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Hoffmann, R. A wiki for the life sciences where authorship matters. Nature Genetics (2008)

Towards a new understanding and classification of chondrogenic neoplasias of the skeleton--biochemistry and cell biology of chondrosarcoma and its variants.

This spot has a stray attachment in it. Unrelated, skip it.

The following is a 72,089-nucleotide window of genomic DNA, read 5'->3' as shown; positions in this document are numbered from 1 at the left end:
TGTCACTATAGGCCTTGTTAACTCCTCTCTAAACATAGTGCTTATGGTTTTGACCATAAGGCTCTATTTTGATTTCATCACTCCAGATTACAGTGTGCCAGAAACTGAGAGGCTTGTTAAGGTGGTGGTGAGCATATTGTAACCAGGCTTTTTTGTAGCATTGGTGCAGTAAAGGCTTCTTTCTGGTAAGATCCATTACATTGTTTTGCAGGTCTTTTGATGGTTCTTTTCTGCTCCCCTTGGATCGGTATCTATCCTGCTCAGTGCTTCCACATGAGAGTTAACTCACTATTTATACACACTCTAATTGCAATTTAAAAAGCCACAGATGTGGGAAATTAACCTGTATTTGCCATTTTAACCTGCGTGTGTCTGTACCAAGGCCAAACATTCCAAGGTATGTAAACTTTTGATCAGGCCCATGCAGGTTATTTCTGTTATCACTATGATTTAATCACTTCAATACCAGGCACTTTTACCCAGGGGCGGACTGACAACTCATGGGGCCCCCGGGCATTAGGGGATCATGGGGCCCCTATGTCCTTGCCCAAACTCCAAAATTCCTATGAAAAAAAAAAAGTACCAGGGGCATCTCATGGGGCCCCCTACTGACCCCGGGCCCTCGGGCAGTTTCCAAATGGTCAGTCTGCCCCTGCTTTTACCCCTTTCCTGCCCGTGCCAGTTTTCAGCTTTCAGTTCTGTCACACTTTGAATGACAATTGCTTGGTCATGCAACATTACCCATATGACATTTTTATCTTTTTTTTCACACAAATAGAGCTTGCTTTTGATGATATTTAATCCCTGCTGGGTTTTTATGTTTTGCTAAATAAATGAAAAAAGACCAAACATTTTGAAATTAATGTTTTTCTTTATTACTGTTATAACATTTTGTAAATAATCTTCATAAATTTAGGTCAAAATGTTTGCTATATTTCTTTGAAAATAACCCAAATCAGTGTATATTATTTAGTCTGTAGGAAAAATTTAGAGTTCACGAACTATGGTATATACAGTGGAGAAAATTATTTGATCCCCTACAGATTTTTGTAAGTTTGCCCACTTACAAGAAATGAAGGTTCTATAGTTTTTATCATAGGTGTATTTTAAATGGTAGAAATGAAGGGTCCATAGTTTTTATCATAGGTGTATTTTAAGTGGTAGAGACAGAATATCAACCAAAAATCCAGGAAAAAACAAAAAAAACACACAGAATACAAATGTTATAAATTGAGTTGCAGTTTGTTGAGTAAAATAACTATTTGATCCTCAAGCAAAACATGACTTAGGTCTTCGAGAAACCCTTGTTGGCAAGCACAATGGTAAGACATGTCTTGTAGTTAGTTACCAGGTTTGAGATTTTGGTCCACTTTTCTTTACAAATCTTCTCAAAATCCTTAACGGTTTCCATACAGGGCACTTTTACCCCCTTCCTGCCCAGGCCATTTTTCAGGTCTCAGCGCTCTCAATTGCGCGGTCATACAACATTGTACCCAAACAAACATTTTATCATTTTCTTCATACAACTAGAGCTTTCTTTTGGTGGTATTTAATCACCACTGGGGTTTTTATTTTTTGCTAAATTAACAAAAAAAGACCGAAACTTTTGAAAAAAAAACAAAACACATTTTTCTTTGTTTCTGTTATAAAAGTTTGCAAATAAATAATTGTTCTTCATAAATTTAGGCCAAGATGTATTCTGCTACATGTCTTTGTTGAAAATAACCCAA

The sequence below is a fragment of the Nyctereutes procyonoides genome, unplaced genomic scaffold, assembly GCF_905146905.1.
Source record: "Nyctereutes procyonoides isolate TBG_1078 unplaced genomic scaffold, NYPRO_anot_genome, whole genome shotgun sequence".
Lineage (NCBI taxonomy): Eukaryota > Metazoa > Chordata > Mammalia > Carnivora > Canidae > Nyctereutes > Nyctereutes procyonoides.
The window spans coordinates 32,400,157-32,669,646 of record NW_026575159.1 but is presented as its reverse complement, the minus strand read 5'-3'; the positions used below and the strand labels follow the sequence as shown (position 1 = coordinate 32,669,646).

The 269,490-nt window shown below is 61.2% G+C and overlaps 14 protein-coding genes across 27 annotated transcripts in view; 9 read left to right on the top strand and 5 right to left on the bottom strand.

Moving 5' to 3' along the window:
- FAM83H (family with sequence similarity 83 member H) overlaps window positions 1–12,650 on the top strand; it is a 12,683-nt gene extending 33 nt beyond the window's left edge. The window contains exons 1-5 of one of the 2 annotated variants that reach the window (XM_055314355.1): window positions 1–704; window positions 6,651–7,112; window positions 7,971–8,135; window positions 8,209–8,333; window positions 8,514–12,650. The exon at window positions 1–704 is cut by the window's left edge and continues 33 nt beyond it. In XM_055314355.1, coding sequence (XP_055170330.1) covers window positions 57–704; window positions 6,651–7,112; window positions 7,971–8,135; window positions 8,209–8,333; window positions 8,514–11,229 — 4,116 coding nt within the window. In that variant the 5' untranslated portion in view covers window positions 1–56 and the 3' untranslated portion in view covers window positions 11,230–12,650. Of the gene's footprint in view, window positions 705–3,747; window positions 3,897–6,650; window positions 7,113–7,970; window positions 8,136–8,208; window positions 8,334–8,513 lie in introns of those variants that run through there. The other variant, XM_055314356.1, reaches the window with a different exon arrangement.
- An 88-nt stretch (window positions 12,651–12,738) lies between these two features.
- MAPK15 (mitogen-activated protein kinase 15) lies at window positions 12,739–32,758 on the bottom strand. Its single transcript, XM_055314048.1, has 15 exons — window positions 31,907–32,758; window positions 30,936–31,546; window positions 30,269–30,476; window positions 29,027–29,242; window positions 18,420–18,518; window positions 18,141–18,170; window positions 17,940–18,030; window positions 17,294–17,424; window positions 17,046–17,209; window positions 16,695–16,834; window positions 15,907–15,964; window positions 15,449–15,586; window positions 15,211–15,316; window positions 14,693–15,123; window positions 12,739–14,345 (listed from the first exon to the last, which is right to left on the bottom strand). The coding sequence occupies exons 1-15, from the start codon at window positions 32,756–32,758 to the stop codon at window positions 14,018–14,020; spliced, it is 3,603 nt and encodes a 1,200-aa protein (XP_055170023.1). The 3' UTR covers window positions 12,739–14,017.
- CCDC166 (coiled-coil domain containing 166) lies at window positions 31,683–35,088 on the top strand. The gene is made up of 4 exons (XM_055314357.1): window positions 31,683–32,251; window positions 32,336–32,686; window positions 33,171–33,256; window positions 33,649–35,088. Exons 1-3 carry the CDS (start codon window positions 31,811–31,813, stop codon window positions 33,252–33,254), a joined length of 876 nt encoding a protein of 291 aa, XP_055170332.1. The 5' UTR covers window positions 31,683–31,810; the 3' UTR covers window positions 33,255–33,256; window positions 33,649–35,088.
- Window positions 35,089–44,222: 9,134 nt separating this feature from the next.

Despite substantial knowledge on the clinicopathology of chondrogenic skeletal neoplasms, only limited insights into the biology of the different tumor variants are available. There are virtually no established molecular markers for identification and classification of these neoplasms. In this paper, we present a systematic review of the biochemistry and cell biology of chondrogenic neoplasms of the bone focussing on our own recent investigations. The hallmark of all differentiated chondrogenic tumors is the presence of neoplastic chondrocytic cells responsible for the formation of the characteristic cartilaginous tumor matrix. These cells can show the full differentiation potential of physiologic chondrocytes depending on the tumor entity investigated. The high phenotypic diversity of physiologic chondrocytes explains the previously poorly understood, striking heterogeneity of the neoplastic cells and their surrounding extracellular matrix not only between different but also within chondrogenic tumors. In our studies, tumor classifications, so far based only on histomorphological criteria, were either confirmed or corrected: mesenchymal chondrosarcomas represent the prototypic neoplasm of pre-chondrogenic undifferentiated cells undergoing multifocal chondrocytic differentiation. Enchondromas, osteochondromas, and conventional chondrosarcomas are neoplasms of multi-phenotypically differentiated chondrocytes. Clear cell chondrosarcomas appear to be neoplasms of hypertrophic chondrocytic cells. A peculiar biology is displayed by dedifferentiated chondrosarcomas, which at least in most cases show neither "anaplasia" nor "dedifferentiation", but most likely "transdifferentiation" of part of the neoplastic cells to a cellular phenotype of a different mesenchymal differentiation lineage. Chondroblastomas do not show any chondroblastic differentiation at all. Our studies delineate molecular markers of chondrogenic neoplasms of the skeleton, which have the potential to be the basis of a new biology-orientated classification of skeletal neoplasms. The expression analysis of extracellular matrix genes, in particular of the collagen types, might be able to play herein a leading role in classification and diagnosis, similar to the cytokeratin subtypes or the CDs (cluster of differentiation) for the classification and diagnosis of neoplasms of the epithelia and the lymphatics.[1]


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